# How to Use TBILLEQ Function in Google Sheets

The TBILLEQ function in Google Sheets is useful when you need to calculate the equivalent annualized rate of return of a US Treasury Bill based on a provided discount rate.

A Treasury Bill or T-Bill is a short-term government security that matures in a year or less. The equivalent annualized rate of return is the actual interest rate of the bill after accounting for compounding.

The rules for using the `TBILLEQ` function in Google Sheets are as follows:

• The function requires the settlement date, maturity date, and discount rate of the bill at the time of purchase.
• The `TBILLEQ` function returns the equivalent annualized rate of return of the T-Bill.

Let’s take a look at a brief example of a situation where we might want to use the `TBILLEQ` function in Google Sheets!

In this example, we’ll be purchasing a Treasury Bill security. The settlement date of the security, or the date when the security is delivered to us, is on January 1st, 2021. The bill reaches its maturity date six months later on July 2nd, 2021. Given that the security has a discount rate of 2.5%, what is the equivalent annualized rate of return of the indicated bill?

With the `TBILLEQ` function, it becomes quite easy to calculate the annualized rate of return. Now we know one example of when we can use the `TBILLEQ` function. Let’s now dive into how to use this function and work on an actual sample spreadsheet.

## The Anatomy of the TBILLEQ Function

So the syntax (the way we write) of the `TBILLEQ` function is as follows:

`=TBILLEQ(settlement, maturity, discount)`

Let’s dissect this thing and understand what each of these terms means:

• = the equal sign is how we start any function in Google Sheets.
• TBILLEQ() is our `TBILLEQ` function. It computes the equivalent annualized rate of return of a US Treasury Bill based on a given discount rate
• settlement refers to the security’s settlement date.
• maturity refers to the security’s end date or maturity date, when the security can be redeemed at face value.
• discount refers to the discount rate of the treasury bill.

## A Real Example of Using TBILLEQ Function

Let’s look at an example of the `TBILLEQ` function being used in a Google Sheets spreadsheet.

As seen in the worksheet below, we set up a calculator for the Annual Equivalent Rate of Return of a US Treasury Bill. We have our values for the settlement date, maturity date, and discount rate. With these given values, we can now compute the equivalent rate of return of our bill.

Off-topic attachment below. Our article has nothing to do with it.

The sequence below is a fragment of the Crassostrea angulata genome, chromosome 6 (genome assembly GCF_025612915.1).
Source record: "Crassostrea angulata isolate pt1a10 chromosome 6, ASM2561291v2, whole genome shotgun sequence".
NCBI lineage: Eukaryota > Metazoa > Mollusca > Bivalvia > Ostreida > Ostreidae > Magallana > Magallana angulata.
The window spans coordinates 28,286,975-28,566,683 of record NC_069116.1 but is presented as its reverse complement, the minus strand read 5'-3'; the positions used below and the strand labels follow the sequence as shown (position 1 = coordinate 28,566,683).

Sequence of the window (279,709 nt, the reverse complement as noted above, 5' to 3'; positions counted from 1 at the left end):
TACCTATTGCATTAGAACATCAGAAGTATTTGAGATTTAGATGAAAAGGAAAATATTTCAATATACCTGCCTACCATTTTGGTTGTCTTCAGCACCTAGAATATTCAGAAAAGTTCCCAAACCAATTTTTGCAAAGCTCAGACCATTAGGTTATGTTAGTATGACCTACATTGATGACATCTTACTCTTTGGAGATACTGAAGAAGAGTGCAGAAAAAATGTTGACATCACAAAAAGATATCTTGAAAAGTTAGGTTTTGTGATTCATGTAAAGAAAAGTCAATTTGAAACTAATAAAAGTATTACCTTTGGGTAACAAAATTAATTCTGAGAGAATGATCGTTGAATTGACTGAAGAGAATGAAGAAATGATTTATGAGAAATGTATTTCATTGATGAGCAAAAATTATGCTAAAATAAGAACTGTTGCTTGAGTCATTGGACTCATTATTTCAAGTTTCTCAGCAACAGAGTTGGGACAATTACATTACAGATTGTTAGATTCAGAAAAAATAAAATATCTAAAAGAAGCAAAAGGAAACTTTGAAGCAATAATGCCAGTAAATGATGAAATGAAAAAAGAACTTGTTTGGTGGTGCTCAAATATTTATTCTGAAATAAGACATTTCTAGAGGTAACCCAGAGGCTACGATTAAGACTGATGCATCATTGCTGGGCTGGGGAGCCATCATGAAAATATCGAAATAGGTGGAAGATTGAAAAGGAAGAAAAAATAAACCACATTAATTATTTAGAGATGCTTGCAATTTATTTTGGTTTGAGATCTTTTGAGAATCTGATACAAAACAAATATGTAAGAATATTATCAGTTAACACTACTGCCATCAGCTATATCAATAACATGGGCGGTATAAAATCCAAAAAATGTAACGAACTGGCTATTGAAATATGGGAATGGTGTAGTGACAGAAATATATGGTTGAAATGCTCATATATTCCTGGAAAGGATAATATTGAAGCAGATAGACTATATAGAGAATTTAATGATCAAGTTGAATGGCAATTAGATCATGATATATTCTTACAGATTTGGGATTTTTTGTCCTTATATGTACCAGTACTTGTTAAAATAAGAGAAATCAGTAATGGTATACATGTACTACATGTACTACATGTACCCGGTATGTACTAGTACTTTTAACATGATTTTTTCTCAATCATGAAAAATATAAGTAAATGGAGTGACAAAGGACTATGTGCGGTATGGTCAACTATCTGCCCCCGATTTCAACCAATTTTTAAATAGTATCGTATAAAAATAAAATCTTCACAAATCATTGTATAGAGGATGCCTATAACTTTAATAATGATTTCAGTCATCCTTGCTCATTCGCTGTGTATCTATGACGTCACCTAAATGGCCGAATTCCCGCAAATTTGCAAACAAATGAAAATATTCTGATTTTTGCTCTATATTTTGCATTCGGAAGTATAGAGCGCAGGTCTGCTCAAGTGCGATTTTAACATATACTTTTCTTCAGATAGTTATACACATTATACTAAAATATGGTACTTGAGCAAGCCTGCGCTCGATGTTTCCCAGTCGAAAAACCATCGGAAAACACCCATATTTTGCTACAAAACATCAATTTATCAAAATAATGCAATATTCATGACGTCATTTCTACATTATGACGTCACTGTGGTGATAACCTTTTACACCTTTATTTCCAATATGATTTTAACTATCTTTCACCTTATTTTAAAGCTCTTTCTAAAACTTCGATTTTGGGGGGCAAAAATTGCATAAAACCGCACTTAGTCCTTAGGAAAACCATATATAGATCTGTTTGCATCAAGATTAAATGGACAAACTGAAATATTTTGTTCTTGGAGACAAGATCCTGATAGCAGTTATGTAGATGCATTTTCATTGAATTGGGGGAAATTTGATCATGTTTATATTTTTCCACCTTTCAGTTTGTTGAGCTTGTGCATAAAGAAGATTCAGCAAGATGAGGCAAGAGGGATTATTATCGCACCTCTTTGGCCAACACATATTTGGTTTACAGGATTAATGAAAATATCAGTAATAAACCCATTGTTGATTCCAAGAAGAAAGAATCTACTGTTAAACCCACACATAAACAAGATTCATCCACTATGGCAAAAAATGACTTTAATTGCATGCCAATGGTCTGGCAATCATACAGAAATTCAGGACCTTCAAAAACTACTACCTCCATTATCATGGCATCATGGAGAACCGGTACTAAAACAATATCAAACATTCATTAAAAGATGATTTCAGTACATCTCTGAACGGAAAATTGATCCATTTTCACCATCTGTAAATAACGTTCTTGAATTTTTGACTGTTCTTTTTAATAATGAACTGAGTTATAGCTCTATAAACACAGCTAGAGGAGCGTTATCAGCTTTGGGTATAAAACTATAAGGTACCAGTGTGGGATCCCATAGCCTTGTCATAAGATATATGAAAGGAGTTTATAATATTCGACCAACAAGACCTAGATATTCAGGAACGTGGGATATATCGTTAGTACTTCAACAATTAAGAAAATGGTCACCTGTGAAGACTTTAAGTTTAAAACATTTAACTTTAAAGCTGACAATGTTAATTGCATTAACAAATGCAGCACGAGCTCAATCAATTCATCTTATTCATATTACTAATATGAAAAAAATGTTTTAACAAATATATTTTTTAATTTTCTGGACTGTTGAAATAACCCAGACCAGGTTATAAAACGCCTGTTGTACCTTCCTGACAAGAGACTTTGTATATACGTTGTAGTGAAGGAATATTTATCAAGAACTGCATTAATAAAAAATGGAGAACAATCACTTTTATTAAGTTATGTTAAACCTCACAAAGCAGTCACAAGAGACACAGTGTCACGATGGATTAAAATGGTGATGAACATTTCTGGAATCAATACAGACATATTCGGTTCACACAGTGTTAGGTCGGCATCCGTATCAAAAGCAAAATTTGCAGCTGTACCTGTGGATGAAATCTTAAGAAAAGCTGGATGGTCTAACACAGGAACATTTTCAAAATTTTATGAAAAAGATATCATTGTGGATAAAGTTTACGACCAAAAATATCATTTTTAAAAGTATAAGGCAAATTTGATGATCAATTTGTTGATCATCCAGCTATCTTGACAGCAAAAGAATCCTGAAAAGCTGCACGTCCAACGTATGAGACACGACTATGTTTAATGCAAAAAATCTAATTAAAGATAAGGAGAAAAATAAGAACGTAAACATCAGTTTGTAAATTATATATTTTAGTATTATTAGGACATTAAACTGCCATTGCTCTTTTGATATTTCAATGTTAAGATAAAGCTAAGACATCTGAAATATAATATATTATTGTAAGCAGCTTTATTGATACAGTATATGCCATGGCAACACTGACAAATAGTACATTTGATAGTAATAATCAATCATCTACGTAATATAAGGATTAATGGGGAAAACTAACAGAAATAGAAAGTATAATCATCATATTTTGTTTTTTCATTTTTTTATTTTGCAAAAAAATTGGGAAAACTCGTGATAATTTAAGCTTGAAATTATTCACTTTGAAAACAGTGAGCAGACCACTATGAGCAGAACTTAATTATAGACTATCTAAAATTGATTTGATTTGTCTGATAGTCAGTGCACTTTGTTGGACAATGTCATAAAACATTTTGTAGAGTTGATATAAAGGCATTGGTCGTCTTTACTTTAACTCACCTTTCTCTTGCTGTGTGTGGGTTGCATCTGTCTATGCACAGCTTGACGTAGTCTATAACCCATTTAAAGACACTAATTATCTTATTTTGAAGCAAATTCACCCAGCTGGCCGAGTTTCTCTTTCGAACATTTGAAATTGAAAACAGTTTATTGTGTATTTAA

Given the current values, the annual equivalent rate of return of our Treasury Bill is 0.05208. This means that the return on the investment is 5%, accounting for compounding.

Feel free to copy the spreadsheet above using the link attached below.

As another example, we can create a worksheet that compares the rate of return of different treasury bill options. In the table below, we use the TBILLEQ formula in Google Sheets to calculate the rate of return of both options. Now that we’ve explored a sample usage of the `TBILLEQ` function in Google Sheets, let’s begin writing it ourselves!

## How to Use TBILLEQ Function in Google Sheets

1. To set up our Treasury Bill Yield calculator, we should set up the arguments needed. 2. In cell B4, we can start typing out our function. We just simply input the equal sign ‘=‘ to begin the formula, followed by ‘TBILLPRICE(‘.
3. As seen below, a tooltip box appears with info on the `TBILLEQ` function. We can click on the arrow on the top-right-hand corner of the box to minimize it if necessary. 4. Lastly, we should reference cells containing the values needed to compute the rate, as seen below. Afterward, simply hit Enter on your keyboard to let the function evaluate. 1. Why does my formula return a #NUM! error?
The `TBILLEQ` function returns a #NUM! error if the time between the settlement date and the maturity date is over one year. This is because US Treasury Bills have a maturity of a year or less. In the example below, the maturity price is over a year after the settlement date, causing the formula to return an error. 2. Why does my formula return a #VALUE! error?
If you receive a #VALUE! error, you can try to verify if either the settlement date or the maturity date is invalid. To prevent errors from invalid dates, we can use the `DATE` formula or use data validation.
Alternatively, there may be a non-numeric value in one of your arguments that might be causing the error.

Now we’ve shown you everything you need to use the `TBILLEQ` function in Google Sheets. This guide shows how easy it is to compute the annual rate of return of a given US Treasury bill.

You can now use the `TBILLEQ` functions in Google Sheets together with the various other Google Sheets formulas available to create great worksheets that work for you. Stay notified of new Google Sheets guides like this by subscribing to our newsletter! Our goal this year is to create lots of rich, bite-sized tutorials for Google Sheets users like you. If you liked this one, you'd love what we are working on! Readers receive ✨ early access ✨ to new content.

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